In This State: Son of a slave became an orchardist, a legislator and more

William John Anderson started his orchard in 1911 on his father's farm behind Shoreham's St. Genevieve's Catholic Church. By the late 1920s Anderson's Diamond A Orchard had expanded along Route 22A and was one of the most highly regarded in the state. At one time Anderson was cultivating 3,500 trees. In 1935 he was elected president of the Vermont Horticultural Society. He had his own packaging plant, and in 1943 he harvested 40,000 bushels of apples from his orchard. Photograph courtesy of Shoreham Historical Society

Earlier this fall, the Shoreham Historical Society received a copy of a letter William John Anderson wrote in 1944 to a former teacher, a note of thanks that enriches our understanding of the African-American experience in one of the whitest states in the country.

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SCOV Law Blog: A subdivision dispute wends its way through the courts

Creative Commons photo by walknboston via Flickr

A landowner wishes to add an apartment to a single-family home in Burlington, as well as subdivide the property into two lots. Predictably, lots of folks get upset about it.

YWP: Gone Spacewalking

Zoe Riell is a senior who is homeschooled in Poultney. Courtesy photo

This week’s entry from the Young Writers Project is “Gone Spacewalking” by Zoe Riell, a home-schooled senior from Poultney.

YWP: Misunderstood

Fiona Sweeney is an eighth- grade student at Crossroads Academy. Courtesy photo

This week’s Young Writers Project entry is “Misunderstood” by Fiona Sweeney, an eighth-grade student at Crossroads Academy.

SCOV Law Blog: Torts, threats and thuggery

Creative Commons photo by walknboston via Flickr

This case helps define how much responsibility a police officer has to protect a specific person when a complaint is made about a potential attacker.

In This State: Quimby Country reflects a century of changes in fishing in the North Country

Vermont Gov. George Aiken, right, fishes with his friend Kansas Gov. Alf Landon, left, in this photo, circa the 1930s. Photo courtesy of Quimby Country archive

Quimby Country, the oldest operating sportsman’s camp in Vermont, is getting ready to close the doors on its 118th season.

YWP: Ophidiophobia

Ella Woodruff is an eighth-grader at Charlotte Central School. Courtesy photo

This week’s Young Writers Project entry is “Ophidiophobia” by Ella Woodruff, an eighth-grader from Charlotte.

SCOV Law Blog: Complying with Rule 11

Creative Commons photo by walknboston via Flickr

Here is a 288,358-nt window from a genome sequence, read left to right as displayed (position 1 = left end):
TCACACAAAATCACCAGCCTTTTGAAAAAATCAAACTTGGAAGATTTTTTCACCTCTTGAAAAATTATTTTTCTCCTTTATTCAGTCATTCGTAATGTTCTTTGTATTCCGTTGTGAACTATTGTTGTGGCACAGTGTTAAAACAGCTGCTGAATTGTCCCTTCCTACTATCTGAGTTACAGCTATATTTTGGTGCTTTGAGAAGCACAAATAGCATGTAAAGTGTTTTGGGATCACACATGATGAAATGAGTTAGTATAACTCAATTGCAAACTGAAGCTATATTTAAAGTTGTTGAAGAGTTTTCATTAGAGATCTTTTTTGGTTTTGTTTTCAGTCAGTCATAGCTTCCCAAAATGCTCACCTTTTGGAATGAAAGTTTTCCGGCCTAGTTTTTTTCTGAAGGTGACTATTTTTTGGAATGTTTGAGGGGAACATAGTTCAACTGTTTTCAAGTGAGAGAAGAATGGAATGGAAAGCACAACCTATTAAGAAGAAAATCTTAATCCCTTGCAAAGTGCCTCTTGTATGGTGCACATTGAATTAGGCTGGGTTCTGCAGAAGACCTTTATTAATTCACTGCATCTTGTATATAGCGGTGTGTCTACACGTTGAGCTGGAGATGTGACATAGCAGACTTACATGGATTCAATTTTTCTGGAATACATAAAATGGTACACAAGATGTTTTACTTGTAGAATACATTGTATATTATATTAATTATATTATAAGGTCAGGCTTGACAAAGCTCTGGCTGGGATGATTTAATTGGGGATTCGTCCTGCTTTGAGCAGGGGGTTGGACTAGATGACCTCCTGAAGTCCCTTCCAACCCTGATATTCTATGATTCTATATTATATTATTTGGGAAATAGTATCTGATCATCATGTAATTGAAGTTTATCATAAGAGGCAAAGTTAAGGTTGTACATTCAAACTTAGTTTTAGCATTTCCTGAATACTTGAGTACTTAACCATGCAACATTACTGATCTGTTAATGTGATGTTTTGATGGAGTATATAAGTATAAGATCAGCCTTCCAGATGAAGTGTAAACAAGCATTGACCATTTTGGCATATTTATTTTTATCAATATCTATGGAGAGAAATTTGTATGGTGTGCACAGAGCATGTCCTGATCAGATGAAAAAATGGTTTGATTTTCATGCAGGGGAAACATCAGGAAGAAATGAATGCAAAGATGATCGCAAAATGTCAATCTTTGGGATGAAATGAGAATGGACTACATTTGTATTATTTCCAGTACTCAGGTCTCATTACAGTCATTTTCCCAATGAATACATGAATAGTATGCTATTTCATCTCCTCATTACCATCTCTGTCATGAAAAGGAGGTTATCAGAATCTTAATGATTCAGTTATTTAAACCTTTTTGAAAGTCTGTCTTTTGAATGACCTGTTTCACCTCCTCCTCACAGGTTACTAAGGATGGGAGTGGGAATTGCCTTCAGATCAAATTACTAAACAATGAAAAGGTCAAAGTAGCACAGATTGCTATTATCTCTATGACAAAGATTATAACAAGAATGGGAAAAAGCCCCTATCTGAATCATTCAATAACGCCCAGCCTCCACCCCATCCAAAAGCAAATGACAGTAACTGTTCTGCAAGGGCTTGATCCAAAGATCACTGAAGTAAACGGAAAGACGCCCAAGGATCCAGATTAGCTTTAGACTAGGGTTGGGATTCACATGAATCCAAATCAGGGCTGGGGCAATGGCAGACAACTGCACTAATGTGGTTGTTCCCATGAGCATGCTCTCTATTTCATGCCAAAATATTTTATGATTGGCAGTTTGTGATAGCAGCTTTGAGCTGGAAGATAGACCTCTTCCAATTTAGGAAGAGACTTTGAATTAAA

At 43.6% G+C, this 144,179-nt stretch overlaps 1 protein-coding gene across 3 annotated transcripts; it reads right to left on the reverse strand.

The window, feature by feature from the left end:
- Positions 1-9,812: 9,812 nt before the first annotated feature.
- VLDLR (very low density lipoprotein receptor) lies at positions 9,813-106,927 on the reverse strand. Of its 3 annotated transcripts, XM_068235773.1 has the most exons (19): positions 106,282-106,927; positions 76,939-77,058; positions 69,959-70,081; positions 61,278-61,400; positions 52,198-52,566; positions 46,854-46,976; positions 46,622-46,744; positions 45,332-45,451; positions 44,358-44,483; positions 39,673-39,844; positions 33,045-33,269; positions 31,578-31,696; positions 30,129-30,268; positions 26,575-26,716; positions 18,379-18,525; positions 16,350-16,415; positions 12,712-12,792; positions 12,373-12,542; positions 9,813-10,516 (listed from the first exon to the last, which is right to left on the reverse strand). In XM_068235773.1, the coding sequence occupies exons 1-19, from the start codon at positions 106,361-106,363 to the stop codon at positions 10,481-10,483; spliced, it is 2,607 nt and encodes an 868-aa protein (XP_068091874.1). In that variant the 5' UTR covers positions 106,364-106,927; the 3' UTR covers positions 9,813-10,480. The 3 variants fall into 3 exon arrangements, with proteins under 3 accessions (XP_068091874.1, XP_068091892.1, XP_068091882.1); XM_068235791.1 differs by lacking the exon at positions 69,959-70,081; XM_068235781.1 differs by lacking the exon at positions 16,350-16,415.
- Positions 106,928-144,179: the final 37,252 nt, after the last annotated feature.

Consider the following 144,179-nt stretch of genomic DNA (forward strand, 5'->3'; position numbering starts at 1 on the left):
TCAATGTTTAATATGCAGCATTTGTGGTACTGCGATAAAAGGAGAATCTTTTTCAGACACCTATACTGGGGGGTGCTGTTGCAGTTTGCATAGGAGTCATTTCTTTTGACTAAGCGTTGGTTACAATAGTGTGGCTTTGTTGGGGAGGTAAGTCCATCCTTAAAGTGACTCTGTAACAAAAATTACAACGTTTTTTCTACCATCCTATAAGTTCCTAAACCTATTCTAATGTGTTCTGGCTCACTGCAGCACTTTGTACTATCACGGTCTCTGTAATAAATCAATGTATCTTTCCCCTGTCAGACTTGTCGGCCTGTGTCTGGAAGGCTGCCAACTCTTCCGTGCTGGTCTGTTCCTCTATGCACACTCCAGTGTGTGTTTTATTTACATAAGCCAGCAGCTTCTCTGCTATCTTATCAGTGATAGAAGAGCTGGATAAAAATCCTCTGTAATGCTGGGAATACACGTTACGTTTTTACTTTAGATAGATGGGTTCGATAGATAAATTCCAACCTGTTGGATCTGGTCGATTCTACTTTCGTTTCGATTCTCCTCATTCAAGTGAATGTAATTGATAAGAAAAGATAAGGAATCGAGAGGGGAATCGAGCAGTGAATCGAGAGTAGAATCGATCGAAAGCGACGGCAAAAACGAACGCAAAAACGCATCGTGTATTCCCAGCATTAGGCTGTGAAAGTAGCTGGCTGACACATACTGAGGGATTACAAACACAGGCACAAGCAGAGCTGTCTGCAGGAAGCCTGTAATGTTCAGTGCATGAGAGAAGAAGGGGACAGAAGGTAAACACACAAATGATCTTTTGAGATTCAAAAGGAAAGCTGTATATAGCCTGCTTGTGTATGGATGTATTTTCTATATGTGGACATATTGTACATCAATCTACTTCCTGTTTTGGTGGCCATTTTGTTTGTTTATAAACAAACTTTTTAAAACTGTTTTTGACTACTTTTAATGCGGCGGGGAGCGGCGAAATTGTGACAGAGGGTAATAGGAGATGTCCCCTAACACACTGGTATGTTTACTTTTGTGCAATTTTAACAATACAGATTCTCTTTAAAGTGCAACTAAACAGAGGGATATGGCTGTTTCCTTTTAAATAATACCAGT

A trial court found merit in the State’s violation of probation complaint and revoked petitioner’s probation, sentencing him to the underlying sentence denoted in the plea agreement.

Book Review: ‘My Thinning Years: Starving the Gay Within’

my thinning years corteau

There are many poignant parallels for me in Jon Derek Croteau’s beautifully crafted memoir of surviving an abusive father and overcoming his own anorexia and internalized homophobia.

SCOV Law Blog: Tripping over the rules of evidence

Creative Commons photo by walknboston via Flickr

The facts underlying this case involve a harrowing attempted kidnapping in which the victim was attacked by an unknown assailant, who physically assaulted her and tried unsuccessfully to force her into his pickup truck before fleeing the scene.

YWP: Turquoise

Mianda Wood is a high school junior from Craftsbury. Courtesy photo

This week’s Young Writers Project entry is “Turquoise” by Mianda Wood, a high school junior from Craftsbury.

In This State: Artist Charlie Hunter’s ‘murky paintings of decaying American infrastructure’

Charlie Hunter finds poignant subject matter in the neighborhood around his studio, which is located in Bellows Falls' former industrial center. His T-shirt, which he designed, reads: “Bellows Falls, Vermont: Not Nearly As Bad As You Thought." Photo by Mark Bushnell

Drawing a darker vision of the world hasn’t hurt Charlie Hunter’s career. He has been receiving national recognition as a painter with a unique viewpoint.

YWP: Dog’s Perspective

Finnian Abbey is a seventh-grader at Browns River Middle School in Jericho. Courtesy photo

This week’s entry in the Young Writers Project is “Dog’s Perspective,” by Finnian Abbey, a seventh-grader at Browns River Middle School in Jericho.

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